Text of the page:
“Retailers that take decisive action and make strategic investments today will be well positioned to carve out a profitable position for the future,” counsels Azogui. “Efficiency, speed, demand aggregation and possible collaboration of players in the industry will drive volume, which will drive profitability.”

Shipt Teaser
Shipt is a third-party delivery service that leverages scale across a market to keep costs low for its retail partners.

This Time, It’s Personalized

For Carl Turner, CEO and founder of Winston-Salem, N.C.-based Swipeby, a turnkey platform offering online ordering, pickup, delivery and customizable geofenced arrival notifications, “the move to own the branded shopping and fulfillment experience” is nothing less than “the next step in the grocery evolution.”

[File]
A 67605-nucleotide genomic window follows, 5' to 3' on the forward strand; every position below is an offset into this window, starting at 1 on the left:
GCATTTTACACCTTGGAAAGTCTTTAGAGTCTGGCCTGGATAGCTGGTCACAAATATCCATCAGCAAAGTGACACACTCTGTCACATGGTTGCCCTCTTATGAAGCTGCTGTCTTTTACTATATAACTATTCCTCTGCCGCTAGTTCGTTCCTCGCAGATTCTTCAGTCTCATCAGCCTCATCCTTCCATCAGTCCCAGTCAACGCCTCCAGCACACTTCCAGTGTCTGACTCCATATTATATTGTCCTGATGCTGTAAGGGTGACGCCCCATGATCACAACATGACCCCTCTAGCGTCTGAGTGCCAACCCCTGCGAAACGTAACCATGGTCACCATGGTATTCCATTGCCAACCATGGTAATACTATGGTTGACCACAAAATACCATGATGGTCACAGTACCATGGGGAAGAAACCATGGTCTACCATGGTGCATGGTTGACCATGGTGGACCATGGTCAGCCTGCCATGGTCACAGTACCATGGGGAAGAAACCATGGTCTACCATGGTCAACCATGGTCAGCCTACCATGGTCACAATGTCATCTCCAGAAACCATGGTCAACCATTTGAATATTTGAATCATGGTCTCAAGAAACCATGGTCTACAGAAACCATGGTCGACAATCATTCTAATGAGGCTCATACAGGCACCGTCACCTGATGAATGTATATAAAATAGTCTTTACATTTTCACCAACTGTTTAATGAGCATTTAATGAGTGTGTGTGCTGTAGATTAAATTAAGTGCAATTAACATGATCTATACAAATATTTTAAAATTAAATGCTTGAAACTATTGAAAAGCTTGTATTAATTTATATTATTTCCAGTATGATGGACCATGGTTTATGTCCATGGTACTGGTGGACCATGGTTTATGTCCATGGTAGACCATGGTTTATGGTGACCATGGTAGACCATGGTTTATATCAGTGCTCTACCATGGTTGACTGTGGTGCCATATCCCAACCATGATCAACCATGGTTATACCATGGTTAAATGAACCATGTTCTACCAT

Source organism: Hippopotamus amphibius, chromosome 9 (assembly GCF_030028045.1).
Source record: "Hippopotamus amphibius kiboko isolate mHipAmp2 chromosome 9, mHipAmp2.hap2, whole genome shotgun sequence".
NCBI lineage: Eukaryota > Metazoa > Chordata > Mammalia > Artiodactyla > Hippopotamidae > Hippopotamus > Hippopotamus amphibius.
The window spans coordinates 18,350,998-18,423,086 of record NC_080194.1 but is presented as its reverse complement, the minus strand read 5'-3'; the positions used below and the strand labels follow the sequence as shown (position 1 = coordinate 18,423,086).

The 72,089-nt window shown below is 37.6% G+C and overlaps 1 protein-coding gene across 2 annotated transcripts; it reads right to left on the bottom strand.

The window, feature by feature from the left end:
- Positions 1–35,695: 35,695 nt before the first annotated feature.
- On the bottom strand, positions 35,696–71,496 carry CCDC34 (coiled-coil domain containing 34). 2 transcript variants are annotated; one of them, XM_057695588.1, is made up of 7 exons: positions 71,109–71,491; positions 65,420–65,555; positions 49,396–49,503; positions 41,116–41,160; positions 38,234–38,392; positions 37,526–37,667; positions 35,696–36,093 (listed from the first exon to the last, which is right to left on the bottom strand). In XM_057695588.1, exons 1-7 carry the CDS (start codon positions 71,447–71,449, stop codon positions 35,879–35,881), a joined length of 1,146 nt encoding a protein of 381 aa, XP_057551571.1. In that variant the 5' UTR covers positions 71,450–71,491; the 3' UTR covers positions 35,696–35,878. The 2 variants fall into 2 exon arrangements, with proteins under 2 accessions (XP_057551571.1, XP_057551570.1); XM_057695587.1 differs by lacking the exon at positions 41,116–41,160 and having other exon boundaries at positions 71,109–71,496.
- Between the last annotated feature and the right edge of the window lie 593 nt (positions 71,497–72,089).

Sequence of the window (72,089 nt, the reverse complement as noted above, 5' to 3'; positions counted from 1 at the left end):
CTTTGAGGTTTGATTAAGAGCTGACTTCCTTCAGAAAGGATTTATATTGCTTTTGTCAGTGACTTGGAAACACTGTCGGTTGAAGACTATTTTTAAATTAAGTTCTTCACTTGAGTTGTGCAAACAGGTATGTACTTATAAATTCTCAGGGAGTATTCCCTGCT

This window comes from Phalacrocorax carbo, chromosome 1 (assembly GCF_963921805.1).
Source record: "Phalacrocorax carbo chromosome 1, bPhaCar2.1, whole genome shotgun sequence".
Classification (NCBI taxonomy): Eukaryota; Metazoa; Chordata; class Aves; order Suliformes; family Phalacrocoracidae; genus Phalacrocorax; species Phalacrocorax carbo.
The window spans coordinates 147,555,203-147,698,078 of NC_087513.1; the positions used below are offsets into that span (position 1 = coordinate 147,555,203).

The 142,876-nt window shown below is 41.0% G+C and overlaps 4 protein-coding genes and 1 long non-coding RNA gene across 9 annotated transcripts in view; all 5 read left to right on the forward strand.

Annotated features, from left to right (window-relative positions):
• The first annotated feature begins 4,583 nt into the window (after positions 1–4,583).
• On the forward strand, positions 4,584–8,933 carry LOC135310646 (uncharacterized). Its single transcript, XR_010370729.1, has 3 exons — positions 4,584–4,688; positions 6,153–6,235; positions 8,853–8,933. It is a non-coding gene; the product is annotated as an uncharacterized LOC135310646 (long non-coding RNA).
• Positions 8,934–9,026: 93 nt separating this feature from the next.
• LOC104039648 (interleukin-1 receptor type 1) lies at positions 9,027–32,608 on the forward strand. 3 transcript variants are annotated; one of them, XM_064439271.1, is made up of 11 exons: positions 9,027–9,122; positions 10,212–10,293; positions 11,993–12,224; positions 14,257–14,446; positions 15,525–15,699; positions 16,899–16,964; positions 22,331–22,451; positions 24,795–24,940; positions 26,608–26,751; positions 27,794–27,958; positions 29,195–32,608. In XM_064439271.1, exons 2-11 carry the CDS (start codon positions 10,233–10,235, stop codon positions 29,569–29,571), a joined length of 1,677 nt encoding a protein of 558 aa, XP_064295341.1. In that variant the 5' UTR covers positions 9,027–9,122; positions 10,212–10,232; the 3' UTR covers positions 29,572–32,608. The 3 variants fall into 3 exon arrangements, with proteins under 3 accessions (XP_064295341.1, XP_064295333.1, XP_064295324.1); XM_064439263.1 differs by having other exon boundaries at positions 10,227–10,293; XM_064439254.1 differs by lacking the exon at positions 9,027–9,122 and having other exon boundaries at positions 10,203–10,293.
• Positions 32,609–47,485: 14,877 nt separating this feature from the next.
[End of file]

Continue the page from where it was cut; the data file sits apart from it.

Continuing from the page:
Explains Turner: “Delivering standout experience depends on collecting the right data and using it to build strategies to better serve customers. The solution involves ownership of the data and ownership of the experience so that grocers can develop marketing and fulfillment strategies that involve personalized messaging and rewards to build loyalty that are based upon the insights and opportunities that this ownership provides.”

Indeed, the opportunities offered by personalization are uppermost in the minds of many e-commerce players.

“Customers want grocers to provide the same convenience and personalization they’ve come to know from shopping online,” points out Camille van Horne, director of fulfillment product at San Francisco-based online grocery provider Instacart. “Grocers who are the most successful will be the ones bridging their in-store and online experience, creating a holistic omnichannel approach.”